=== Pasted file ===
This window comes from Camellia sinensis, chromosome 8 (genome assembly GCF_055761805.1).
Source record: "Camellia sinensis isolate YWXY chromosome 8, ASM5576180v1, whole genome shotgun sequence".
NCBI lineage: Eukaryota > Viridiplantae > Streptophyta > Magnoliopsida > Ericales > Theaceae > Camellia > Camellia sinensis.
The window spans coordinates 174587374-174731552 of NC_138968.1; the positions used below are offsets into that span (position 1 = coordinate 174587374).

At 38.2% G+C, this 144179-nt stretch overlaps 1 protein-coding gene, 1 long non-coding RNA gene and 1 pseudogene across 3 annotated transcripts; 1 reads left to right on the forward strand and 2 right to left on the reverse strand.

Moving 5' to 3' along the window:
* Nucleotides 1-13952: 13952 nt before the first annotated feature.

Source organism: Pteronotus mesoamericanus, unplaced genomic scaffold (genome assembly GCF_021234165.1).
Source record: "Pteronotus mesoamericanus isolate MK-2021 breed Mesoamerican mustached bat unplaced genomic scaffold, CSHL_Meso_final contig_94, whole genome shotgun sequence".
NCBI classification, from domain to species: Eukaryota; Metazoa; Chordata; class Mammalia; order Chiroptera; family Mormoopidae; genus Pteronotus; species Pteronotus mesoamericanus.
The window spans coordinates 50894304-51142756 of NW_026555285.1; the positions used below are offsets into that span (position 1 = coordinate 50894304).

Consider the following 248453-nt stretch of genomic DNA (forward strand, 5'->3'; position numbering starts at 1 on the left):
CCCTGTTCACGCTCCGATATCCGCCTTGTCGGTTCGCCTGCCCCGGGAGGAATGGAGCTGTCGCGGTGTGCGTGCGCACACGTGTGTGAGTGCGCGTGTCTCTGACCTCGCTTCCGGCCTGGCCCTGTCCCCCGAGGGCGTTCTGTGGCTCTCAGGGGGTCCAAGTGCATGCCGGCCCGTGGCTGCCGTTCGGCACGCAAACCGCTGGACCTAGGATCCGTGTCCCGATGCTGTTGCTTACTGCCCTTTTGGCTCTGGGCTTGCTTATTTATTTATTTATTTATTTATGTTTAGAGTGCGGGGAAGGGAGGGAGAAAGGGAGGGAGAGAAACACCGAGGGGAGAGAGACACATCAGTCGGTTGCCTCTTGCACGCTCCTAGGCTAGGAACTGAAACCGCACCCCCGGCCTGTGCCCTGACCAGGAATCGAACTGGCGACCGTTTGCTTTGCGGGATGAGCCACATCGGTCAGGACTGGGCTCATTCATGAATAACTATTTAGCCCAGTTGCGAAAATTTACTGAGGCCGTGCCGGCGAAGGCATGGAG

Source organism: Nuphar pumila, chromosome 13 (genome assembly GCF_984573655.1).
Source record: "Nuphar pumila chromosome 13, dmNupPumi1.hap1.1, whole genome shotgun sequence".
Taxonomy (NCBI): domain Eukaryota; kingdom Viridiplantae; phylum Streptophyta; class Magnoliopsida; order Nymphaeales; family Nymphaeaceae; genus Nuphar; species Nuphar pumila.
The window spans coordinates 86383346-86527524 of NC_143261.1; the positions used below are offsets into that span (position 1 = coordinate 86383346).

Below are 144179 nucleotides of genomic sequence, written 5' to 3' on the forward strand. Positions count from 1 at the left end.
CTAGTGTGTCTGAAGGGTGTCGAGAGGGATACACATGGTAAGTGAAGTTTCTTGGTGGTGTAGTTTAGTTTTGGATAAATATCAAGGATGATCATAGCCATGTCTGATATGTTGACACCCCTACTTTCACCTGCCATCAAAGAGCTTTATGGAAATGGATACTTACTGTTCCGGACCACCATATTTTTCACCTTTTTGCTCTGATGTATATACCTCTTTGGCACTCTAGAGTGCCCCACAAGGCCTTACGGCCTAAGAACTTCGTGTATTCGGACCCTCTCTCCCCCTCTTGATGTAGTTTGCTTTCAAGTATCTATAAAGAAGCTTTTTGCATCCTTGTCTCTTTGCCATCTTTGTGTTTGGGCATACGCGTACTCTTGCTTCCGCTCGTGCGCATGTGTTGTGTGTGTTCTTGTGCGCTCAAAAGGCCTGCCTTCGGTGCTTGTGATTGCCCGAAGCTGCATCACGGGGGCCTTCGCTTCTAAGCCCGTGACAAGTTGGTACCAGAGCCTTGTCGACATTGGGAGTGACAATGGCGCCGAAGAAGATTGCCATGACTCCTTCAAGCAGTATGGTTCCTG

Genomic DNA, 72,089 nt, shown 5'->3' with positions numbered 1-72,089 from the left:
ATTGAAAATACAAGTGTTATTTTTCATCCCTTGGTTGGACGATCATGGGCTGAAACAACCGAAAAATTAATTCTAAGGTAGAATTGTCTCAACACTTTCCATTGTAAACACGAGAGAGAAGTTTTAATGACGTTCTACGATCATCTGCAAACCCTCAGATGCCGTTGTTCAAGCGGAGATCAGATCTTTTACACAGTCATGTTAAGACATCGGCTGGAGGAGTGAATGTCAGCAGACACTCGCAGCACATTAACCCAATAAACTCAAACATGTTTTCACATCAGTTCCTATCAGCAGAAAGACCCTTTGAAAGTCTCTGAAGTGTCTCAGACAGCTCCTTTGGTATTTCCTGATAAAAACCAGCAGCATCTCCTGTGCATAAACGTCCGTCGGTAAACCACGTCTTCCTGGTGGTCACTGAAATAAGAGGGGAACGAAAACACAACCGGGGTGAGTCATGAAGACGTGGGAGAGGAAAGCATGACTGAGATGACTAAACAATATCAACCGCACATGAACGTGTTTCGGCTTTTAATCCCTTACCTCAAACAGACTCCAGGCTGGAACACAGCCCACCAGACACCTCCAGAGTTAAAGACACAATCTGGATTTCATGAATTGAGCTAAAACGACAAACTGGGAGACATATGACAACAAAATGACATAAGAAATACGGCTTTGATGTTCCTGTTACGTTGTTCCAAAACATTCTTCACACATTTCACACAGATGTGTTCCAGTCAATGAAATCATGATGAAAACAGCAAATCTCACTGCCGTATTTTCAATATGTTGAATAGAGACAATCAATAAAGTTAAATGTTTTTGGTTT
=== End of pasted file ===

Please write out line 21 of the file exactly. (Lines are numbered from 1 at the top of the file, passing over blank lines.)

ATTGAAAATACAAGTGTTATTTTTCATCCCTTGGTTGGACGATCATGGGCTGAAACAACCGAAAAATTAATTCTAAGGTAGAATTGTCTCAACACTTTCCATTGTAAACACGAGAGAGAAGTTTTAATGACGTTCTACGATCATCTGCAAACCCTCAGATGCCGTTGTTCAAGCGGAGATCAGATCTTTTACACAGTCATGTTAAGACATCGGCTGGAGGAGTGAATGTCAGCAGACACTCGCAGCACATTAACCCAATAAACTCAAACATGTTTTCACATCAGTTCCTATCAGCAGAAAGACCCTTTGAAAGTCTCTGAAGTGTCTCAGACAGCTCCTTTGGTATTTCCTGATAAAAACCAGCAGCATCTCCTGTGCATAAACGTCCGTCGGTAAACCACGTCTTCCTGGTGGTCACTGAAATAAGAGGGGAACGAAAACACAACCGGGGTGAGTCATGAAGACGTGGGAGAGGAAAGCATGACTGAGATGACTAAACAATATCAACCGCACATGAACGTGTTTCGGCTTTTAATCCCTTACCTCAAACAGACTCCAGGCTGGAACACAGCCCACCAGACACCTCCAGAGTTAAAGACACAATCTGGATTTCATGAATTGAGCTAAAACGACAAACTGGGAGACATATGACAACAAAATGACATAAGAAATACGGCTTTGATGTTCCTGTTACGTTGTTCCAAAACATTCTTCACACATTTCACACAGATGTGTTCCAGTCAATGAAATCATGATGAAAACAGCAAATCTCACTGCCGTATTTTCAATATGTTGAATAGAGACAATCAATAAAGTTAAATGTTTTTGGTTT